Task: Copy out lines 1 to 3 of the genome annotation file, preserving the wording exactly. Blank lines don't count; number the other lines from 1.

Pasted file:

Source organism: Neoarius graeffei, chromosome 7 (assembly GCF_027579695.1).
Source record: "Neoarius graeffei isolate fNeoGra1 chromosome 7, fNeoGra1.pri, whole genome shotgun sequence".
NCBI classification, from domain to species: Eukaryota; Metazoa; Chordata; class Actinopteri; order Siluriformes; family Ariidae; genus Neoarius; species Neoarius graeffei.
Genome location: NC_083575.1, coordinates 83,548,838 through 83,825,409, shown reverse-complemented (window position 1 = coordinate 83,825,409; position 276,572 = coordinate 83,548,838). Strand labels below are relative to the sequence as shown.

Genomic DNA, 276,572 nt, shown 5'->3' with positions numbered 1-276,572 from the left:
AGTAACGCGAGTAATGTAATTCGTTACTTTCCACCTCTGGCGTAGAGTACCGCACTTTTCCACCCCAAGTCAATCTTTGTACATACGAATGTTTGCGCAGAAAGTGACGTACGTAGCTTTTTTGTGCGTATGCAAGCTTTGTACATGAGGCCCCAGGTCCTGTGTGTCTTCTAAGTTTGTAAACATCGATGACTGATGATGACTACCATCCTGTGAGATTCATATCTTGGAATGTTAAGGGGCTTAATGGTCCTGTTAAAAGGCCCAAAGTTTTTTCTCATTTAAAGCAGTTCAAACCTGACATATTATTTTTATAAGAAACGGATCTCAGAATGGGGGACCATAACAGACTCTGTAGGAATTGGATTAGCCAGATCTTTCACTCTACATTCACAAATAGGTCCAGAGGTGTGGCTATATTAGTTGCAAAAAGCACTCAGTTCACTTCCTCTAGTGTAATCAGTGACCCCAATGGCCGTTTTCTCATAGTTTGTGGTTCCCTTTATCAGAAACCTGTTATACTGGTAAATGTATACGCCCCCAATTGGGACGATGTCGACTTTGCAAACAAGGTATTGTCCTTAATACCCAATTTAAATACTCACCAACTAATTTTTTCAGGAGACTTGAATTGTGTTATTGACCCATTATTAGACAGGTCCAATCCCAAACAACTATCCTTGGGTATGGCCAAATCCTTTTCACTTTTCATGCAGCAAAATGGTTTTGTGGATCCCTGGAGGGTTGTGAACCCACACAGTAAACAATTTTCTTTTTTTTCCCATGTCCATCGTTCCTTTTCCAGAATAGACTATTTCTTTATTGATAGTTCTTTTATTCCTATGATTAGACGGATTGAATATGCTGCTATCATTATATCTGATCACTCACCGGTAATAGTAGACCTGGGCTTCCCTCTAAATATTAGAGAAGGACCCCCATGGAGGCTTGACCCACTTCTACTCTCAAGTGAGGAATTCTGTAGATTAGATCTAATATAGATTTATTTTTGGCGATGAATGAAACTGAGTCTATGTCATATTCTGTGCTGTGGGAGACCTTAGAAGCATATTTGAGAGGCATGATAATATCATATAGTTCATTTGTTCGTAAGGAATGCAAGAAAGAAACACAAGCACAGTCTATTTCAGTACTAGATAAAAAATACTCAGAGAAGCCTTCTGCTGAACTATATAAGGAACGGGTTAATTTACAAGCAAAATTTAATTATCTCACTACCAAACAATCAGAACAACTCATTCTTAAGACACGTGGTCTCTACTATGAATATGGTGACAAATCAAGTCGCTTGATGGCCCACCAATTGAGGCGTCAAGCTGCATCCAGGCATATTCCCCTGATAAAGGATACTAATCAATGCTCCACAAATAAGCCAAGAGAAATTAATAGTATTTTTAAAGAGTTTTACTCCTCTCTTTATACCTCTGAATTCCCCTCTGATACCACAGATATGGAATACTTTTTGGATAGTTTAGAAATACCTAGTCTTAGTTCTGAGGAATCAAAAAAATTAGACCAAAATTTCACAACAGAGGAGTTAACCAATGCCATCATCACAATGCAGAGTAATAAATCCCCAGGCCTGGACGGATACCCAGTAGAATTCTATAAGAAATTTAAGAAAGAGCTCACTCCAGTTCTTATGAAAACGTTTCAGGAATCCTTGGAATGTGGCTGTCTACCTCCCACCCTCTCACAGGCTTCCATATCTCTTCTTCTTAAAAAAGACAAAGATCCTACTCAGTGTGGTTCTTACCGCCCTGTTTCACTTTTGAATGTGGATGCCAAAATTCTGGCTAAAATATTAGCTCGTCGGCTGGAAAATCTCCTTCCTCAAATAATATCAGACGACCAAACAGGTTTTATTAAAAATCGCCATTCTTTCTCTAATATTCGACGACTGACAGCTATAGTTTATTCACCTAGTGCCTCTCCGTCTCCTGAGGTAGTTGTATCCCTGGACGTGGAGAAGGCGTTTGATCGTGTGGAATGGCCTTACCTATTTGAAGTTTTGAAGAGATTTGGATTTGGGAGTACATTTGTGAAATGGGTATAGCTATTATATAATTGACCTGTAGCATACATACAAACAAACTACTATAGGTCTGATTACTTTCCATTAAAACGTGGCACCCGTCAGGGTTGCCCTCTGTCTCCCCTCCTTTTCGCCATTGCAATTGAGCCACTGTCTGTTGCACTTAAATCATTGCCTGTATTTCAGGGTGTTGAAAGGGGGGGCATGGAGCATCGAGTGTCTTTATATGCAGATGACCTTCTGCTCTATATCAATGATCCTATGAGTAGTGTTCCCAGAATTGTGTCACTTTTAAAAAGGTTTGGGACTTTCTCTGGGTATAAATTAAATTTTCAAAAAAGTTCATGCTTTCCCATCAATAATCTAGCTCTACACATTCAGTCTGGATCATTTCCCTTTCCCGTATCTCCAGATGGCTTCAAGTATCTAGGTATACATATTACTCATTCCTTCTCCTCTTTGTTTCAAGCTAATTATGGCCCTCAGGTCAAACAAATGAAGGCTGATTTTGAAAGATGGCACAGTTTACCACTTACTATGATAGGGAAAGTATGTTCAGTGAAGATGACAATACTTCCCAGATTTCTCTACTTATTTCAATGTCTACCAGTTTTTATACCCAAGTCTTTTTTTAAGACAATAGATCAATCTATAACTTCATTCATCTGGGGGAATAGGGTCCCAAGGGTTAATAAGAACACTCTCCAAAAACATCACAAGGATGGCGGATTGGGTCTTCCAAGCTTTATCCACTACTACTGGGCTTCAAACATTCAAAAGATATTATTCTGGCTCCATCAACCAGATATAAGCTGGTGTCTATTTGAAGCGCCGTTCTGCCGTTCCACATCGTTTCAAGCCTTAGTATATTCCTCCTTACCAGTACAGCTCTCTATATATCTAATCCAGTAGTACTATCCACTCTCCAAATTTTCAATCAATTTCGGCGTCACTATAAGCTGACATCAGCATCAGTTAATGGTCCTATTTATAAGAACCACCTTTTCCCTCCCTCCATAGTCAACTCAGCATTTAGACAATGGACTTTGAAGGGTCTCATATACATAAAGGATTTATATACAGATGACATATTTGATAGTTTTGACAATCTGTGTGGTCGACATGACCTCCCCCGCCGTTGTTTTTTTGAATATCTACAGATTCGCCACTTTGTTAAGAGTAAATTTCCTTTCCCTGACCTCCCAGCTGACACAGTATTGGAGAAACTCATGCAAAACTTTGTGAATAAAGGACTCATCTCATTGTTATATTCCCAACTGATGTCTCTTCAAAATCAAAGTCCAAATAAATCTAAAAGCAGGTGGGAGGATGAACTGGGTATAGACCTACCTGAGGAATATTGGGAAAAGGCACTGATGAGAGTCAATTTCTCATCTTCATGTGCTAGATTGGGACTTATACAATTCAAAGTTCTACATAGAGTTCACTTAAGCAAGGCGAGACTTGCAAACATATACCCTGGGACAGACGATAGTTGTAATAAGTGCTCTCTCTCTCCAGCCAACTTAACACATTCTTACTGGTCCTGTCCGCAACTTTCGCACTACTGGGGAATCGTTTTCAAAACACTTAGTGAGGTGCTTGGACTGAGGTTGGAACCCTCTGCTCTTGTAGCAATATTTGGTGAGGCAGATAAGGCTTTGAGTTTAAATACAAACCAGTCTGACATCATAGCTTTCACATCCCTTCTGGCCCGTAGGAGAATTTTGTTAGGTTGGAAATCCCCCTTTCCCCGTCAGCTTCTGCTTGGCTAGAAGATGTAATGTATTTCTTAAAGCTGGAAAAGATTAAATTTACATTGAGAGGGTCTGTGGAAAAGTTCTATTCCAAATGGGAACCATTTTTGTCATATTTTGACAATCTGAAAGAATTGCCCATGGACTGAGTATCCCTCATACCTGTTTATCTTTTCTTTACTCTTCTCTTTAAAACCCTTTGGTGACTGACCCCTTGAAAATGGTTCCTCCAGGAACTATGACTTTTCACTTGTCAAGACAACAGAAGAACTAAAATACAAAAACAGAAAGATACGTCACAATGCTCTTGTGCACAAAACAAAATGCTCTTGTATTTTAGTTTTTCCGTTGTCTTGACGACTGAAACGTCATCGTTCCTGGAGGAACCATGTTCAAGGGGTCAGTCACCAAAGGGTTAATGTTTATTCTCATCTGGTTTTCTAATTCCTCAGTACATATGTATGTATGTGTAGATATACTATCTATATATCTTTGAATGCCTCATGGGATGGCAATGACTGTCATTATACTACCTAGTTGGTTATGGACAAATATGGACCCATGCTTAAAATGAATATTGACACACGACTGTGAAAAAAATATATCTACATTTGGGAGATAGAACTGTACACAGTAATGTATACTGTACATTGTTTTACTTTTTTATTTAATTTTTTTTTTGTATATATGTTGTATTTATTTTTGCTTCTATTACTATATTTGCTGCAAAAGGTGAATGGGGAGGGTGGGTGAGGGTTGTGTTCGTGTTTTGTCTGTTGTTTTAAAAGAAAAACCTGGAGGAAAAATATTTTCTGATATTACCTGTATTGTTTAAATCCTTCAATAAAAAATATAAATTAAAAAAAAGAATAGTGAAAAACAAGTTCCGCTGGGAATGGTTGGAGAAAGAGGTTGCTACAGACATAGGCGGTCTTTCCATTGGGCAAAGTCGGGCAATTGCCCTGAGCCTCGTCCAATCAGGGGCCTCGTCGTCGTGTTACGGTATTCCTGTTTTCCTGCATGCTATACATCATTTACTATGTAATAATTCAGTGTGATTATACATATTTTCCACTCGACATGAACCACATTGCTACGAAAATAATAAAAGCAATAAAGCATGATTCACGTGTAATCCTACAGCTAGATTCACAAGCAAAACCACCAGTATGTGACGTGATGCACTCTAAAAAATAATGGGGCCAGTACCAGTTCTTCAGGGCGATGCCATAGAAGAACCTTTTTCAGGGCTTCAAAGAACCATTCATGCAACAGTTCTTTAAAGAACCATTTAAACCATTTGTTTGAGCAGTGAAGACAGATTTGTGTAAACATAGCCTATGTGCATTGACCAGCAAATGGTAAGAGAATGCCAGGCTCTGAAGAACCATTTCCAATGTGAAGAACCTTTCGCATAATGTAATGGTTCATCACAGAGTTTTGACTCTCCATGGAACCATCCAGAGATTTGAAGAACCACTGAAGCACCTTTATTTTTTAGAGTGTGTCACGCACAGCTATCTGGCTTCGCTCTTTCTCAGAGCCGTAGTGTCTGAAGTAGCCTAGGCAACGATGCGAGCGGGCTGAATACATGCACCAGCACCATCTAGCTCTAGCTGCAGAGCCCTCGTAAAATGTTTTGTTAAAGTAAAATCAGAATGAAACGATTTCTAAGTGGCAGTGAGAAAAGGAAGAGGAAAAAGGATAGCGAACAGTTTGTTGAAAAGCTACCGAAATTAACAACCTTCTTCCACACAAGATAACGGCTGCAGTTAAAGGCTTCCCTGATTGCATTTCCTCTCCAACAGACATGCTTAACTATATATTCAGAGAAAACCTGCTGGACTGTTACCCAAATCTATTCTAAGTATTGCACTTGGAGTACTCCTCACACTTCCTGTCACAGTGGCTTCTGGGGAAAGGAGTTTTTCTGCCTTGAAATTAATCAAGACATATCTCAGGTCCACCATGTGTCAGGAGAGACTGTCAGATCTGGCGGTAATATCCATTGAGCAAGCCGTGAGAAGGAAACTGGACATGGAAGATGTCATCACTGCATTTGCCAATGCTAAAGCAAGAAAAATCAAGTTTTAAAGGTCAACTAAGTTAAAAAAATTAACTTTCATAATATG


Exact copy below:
Source organism: Neoarius graeffei, chromosome 7 (assembly GCF_027579695.1).
Source record: "Neoarius graeffei isolate fNeoGra1 chromosome 7, fNeoGra1.pri, whole genome shotgun sequence".
NCBI classification, from domain to species: Eukaryota; Metazoa; Chordata; class Actinopteri; order Siluriformes; family Ariidae; genus Neoarius; species Neoarius graeffei.